First, congratulations, and second, “I wish my book had been around” is what I strive for with my own writing. I suppose we all can.

As for not knowing how to program–we can make it a bigger block than it is. Of course it’s not trivial, but sometimes saying “I want to do this and I know people ahead of me have made a way” is a huge help."

I remember way back when, when we kids would make primitive choose your own adventure games on our Apple IIes. It’s good that spirit is still alive and probably a bit more rigorous and organized, but without losing the fun.

Yeah, and I think coding becomes much easier once you realize that so much of programming in the modern age involves typing questions into google until you figure it out. Art is the same way: it becomes so much easier once you realize that using references isn’t cheating, it’s the way it’s done!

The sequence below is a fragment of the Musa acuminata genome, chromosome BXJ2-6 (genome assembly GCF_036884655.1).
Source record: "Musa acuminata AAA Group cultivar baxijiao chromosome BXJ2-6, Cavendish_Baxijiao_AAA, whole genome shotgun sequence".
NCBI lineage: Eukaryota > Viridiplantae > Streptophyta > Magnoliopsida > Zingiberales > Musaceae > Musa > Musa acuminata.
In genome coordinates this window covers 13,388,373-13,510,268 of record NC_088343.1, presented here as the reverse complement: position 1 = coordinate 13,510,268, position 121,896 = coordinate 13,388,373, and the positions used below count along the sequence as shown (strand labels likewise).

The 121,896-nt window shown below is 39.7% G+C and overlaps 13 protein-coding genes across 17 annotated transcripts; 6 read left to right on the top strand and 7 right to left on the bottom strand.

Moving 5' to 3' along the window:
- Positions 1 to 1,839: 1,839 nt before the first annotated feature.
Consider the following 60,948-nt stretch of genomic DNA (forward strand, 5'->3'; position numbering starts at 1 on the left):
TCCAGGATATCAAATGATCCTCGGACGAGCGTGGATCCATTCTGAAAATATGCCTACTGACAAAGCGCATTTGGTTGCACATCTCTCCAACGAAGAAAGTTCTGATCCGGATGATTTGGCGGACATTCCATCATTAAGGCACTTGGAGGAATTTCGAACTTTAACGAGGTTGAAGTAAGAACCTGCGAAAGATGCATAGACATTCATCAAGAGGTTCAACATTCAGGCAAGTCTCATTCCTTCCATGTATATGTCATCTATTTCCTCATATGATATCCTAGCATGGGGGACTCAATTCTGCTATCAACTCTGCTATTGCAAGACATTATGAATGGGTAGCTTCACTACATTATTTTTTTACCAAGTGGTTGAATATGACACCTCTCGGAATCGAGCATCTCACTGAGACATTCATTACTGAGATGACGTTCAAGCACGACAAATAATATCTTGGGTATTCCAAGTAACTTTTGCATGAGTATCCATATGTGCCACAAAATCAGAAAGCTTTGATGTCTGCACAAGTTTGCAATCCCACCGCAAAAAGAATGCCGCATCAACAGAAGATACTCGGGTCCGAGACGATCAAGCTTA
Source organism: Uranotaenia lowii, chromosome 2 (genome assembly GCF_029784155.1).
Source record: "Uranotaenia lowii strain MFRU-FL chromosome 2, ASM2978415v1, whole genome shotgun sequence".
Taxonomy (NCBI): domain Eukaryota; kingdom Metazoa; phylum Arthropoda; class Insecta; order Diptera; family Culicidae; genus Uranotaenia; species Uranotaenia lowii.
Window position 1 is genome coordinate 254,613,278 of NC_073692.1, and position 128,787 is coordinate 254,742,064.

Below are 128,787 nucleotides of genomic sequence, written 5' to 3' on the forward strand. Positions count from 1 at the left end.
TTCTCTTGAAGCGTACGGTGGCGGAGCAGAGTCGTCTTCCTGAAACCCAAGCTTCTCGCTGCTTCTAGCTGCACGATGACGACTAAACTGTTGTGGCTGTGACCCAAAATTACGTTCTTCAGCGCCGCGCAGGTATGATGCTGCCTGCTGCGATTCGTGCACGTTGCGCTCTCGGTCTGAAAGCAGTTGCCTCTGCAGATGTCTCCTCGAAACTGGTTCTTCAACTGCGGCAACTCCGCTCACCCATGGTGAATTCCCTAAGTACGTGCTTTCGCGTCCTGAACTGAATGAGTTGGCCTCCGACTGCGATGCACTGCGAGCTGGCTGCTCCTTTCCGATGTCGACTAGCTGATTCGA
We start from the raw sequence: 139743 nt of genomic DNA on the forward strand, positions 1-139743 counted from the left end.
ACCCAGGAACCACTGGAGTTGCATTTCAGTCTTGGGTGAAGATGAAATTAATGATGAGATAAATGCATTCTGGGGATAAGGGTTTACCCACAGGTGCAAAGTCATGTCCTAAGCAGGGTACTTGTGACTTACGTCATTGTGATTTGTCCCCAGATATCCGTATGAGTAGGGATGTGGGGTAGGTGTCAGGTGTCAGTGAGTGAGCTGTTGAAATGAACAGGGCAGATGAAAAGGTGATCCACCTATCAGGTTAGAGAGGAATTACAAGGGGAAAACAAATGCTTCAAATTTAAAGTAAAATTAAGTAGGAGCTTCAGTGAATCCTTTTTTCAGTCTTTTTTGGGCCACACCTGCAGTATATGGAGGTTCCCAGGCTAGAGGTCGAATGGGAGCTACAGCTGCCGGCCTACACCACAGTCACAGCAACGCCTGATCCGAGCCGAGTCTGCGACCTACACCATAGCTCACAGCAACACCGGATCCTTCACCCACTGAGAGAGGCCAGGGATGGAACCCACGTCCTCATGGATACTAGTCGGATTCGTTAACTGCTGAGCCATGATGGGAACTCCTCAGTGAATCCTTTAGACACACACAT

I always love that sense of intergenerational connection when I explain Twine to someone and they go “oh yeah, that sounds like the things I used to do on my mac back when I was a kid and made silly stories about escaping from school instead of studying…” :slight_smile:

Not sure if we can count the group as organized (it’s pretty much follow-your-bliss), but it has been a lot of fun to be part of our drop-in computer club the last few years. I wish something like it had been around when I was a kid. The fact that a kid can walk into a room – for free! – and say, “I want to learn this” and then other kids or adults make it happen? It’s a pretty freakin’ cool to see 50 kids all making interactive fiction and then playing each other’s games as a group.